Knowing how to manage moisture in your grain bins is very important, especially now that more and more growers are building on-farm grain storage systems. “Having the capacity to store grain gives producers marketing options and flexibility,” notes Eric Richter, an agronomic sales representative with Syngenta Canada. “However, there is a lot of risk involved. There is the potential to lose hundreds of thousands of dollars if the grain is not cared for correctly.”
The key is to purchase the right technology and ensure it’s working properly over time. “The first step is finding out the moisture content of your newly stored grain using a good-quality moisture tester,” says Helmut Spieser, a field crop conditioning and environment engineer with the Ontario Ministry of Agriculture, Food and Rural Affairs. “It’s worth it to purchase a good new one.” However, he stresses that proper care of the unit is also very important.
Devin Homick, a grain originator with Great Lakes Grain in Delhi, Ontario, agrees. “Hand-held moisture meters on a farm tend to get thrown around, which can cause dysfunction,” he says.
“Farmers don’t get them checked often enough, and they assume they’re getting correct readings, but that’s often not the case.” He also notes that many growers have stationary moisture meters, but that these are also very delicate, and can easily become inaccurate with being bumped.
The answer is to check your moisture tester regularly for accuracy.
“An easy way to do this is to moisture test a sample with your unit, and then have the elevator test it to see if the readings are the same,” says Spieser. “If it’s not working, contact the company and a technician will calibrate it for you. However, keep in mind that it isn’t possible to calibrate some older units.” Homick also encourages farmers to check their moisture meter readings with those taken at their local elevator. “We have two at every facility and they’re calibrated professionally on an ongoing basis,” he says. “We change the setting for soybeans, corn, etc. and the newer portable ones for farms have settings as well.” He notes that while the readings of two meters will never be exactly the same, anything within 0.1 is acceptable. “If the difference is in that range or beyond that range, you definitely need to calibrate your tester,” he says. “The newer testers also have a scale incorporated, so that you don’t have to weigh the sample beforehand. The tester lets you know when you’ve added enough grain or beans.”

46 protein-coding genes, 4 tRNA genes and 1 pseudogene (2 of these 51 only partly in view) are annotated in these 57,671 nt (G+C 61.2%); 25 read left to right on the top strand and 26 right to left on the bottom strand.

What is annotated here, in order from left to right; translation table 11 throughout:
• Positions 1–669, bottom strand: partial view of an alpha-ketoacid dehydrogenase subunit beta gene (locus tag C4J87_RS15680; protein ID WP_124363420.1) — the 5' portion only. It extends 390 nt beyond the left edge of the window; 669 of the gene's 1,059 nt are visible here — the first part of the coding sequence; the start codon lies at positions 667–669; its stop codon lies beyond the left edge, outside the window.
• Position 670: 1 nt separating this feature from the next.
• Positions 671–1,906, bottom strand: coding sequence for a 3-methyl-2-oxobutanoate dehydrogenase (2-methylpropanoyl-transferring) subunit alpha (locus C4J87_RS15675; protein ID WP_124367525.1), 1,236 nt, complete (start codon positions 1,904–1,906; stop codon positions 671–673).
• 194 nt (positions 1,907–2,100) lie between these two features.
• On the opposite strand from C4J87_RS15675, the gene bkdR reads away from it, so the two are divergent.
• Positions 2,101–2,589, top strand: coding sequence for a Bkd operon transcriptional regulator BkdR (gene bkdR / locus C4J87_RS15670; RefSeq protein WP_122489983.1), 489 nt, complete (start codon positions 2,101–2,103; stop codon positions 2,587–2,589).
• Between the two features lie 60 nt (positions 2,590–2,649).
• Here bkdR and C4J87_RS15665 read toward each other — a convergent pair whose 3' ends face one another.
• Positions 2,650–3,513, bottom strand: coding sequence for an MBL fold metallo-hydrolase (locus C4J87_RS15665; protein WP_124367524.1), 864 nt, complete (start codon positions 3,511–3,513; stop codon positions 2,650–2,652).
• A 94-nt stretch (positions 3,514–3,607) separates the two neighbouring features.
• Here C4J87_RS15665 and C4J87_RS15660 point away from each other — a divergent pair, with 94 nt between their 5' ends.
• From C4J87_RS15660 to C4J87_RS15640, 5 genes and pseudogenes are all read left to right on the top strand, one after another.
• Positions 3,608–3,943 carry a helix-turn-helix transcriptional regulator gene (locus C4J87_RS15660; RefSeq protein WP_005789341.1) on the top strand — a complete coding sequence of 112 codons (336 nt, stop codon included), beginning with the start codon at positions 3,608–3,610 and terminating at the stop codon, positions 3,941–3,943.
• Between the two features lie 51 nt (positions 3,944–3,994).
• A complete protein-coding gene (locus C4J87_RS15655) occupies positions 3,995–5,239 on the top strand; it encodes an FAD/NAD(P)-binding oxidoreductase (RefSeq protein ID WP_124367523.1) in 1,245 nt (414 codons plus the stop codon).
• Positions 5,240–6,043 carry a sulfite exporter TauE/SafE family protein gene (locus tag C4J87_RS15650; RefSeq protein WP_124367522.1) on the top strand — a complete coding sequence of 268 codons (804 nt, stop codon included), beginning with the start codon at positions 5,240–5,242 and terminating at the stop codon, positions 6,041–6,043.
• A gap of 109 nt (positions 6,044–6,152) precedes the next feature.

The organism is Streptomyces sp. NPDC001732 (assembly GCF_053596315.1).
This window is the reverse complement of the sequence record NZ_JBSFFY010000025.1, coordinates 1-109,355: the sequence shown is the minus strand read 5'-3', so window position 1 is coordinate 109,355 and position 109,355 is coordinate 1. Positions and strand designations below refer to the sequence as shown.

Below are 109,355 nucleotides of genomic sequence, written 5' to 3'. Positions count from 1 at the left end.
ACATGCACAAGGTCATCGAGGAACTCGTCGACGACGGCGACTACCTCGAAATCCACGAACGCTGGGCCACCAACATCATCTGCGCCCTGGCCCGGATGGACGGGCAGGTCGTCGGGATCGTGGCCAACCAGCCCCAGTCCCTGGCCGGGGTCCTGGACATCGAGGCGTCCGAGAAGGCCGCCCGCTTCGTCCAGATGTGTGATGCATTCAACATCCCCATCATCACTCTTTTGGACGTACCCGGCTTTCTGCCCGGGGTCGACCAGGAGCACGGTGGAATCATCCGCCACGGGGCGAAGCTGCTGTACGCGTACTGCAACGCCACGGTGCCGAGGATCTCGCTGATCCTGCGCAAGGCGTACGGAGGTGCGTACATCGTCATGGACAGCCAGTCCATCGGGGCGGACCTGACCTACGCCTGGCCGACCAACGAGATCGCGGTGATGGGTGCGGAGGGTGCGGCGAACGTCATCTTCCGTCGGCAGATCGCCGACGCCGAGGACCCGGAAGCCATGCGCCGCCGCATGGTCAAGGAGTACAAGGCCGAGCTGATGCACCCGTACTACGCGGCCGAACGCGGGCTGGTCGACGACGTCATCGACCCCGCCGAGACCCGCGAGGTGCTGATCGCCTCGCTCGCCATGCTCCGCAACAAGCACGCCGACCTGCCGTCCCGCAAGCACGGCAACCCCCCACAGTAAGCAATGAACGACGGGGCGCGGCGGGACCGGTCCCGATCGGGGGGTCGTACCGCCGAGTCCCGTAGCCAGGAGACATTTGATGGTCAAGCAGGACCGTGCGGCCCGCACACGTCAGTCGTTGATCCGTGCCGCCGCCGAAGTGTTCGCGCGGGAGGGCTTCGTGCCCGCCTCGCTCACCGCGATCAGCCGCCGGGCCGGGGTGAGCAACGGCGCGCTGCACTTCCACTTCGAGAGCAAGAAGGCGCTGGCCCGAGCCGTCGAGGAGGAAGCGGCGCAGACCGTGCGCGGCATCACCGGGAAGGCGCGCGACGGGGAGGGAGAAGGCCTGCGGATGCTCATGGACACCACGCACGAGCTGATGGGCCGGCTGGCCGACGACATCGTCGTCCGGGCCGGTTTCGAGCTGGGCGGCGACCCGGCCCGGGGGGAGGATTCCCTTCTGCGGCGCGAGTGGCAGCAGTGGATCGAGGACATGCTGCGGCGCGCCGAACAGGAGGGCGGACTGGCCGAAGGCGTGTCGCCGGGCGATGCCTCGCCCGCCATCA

Driving moisture out
There were high incidences of ear moulds this year in southern Ontario, and Richter hopes growers over-dried their corn slightly to stop mould growth. “If you don’t over-dry it a bit, and you try to store slightly damp corn with just fans to dry it, you can easily see accelerated mould growth,” he says. “The storage temperature matters, and a warm temperature can also contribute to mould growth in storage, so make sure you have a temperature sensor inside your bins.”
Richter notes that there are three major factors in corn drying costs. “It’s a variable expense on an annual basis, anywhere from $40 to $100 an acre, depending on fuel costs (natural gas or propane), growing season conditions and hybrid portfolio,” he explains. “’Hybrid portfolio’ means the practice of choosing hybrids so you can spread out your maturity dates to maximize yields and minimize drying costs.” Full season hybrids will have higher yields, but will be more expensive to dry. Richter says having different maturity dates also means that you won’t have large volumes of wet corn that need drying at the same time.
Richter also advises adjusting the combine before switching to harvesting a different hybrid. “This will produce clean grain for storage, with a low percentage of fines, stalks and cobs, and also save you drying costs,” he says. “I also recommend a pre-clean before storage to remove fines. When you have a lot of debris, it’s harder to dry the corn, and it’s also more difficult to run air through your grain during storage.”